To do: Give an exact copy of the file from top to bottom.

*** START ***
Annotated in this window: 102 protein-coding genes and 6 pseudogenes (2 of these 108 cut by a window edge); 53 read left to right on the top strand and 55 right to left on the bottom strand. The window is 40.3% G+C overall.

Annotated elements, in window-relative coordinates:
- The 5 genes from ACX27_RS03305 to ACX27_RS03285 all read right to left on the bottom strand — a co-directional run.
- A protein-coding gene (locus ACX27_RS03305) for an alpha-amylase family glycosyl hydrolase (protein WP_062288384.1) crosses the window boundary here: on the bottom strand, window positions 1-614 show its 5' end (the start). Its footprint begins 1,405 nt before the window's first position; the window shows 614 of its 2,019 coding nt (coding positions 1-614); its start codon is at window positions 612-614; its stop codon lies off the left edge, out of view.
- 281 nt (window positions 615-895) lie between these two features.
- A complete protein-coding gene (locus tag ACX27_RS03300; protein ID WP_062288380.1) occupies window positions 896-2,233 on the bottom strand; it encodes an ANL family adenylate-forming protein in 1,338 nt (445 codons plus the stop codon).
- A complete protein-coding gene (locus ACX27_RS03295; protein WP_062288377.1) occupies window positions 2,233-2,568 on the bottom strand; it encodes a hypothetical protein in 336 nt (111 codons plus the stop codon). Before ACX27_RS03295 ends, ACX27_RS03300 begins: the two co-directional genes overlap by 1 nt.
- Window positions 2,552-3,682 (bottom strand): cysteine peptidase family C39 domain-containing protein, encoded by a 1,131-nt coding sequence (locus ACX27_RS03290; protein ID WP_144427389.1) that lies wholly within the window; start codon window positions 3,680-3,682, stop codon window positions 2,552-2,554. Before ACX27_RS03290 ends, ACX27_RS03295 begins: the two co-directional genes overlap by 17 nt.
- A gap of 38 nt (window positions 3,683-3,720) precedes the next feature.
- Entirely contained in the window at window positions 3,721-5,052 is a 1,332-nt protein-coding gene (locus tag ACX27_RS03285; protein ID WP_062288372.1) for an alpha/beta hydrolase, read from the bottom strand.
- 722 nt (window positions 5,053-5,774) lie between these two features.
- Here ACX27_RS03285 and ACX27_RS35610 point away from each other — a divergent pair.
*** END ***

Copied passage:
Annotated in this window: 102 protein-coding genes and 6 pseudogenes (2 of these 108 cut by a window edge); 53 read left to right on the top strand and 55 right to left on the bottom strand. The window is 40.3% G+C overall.

Annotated elements, in window-relative coordinates:
- The 5 genes from ACX27_RS03305 to ACX27_RS03285 all read right to left on the bottom strand — a co-directional run.
- A protein-coding gene (locus ACX27_RS03305) for an alpha-amylase family glycosyl hydrolase (protein WP_062288384.1) crosses the window boundary here: on the bottom strand, window positions 1-614 show its 5' end (the start). Its footprint begins 1,405 nt before the window's first position; the window shows 614 of its 2,019 coding nt (coding positions 1-614); its start codon is at window positions 612-614; its stop codon lies off the left edge, out of view.
- 281 nt (window positions 615-895) lie between these two features.
- A complete protein-coding gene (locus tag ACX27_RS03300; protein ID WP_062288380.1) occupies window positions 896-2,233 on the bottom strand; it encodes an ANL family adenylate-forming protein in 1,338 nt (445 codons plus the stop codon).
- A complete protein-coding gene (locus ACX27_RS03295; protein WP_062288377.1) occupies window positions 2,233-2,568 on the bottom strand; it encodes a hypothetical protein in 336 nt (111 codons plus the stop codon). Before ACX27_RS03295 ends, ACX27_RS03300 begins: the two co-directional genes overlap by 1 nt.
- Window positions 2,552-3,682 (bottom strand): cysteine peptidase family C39 domain-containing protein, encoded by a 1,131-nt coding sequence (locus ACX27_RS03290; protein ID WP_144427389.1) that lies wholly within the window; start codon window positions 3,680-3,682, stop codon window positions 2,552-2,554. Before ACX27_RS03290 ends, ACX27_RS03295 begins: the two co-directional genes overlap by 17 nt.
- A gap of 38 nt (window positions 3,683-3,720) precedes the next feature.
- Entirely contained in the window at window positions 3,721-5,052 is a 1,332-nt protein-coding gene (locus tag ACX27_RS03285; protein ID WP_062288372.1) for an alpha/beta hydrolase, read from the bottom strand.
- 722 nt (window positions 5,053-5,774) lie between these two features.
- Here ACX27_RS03285 and ACX27_RS35610 point away from each other — a divergent pair.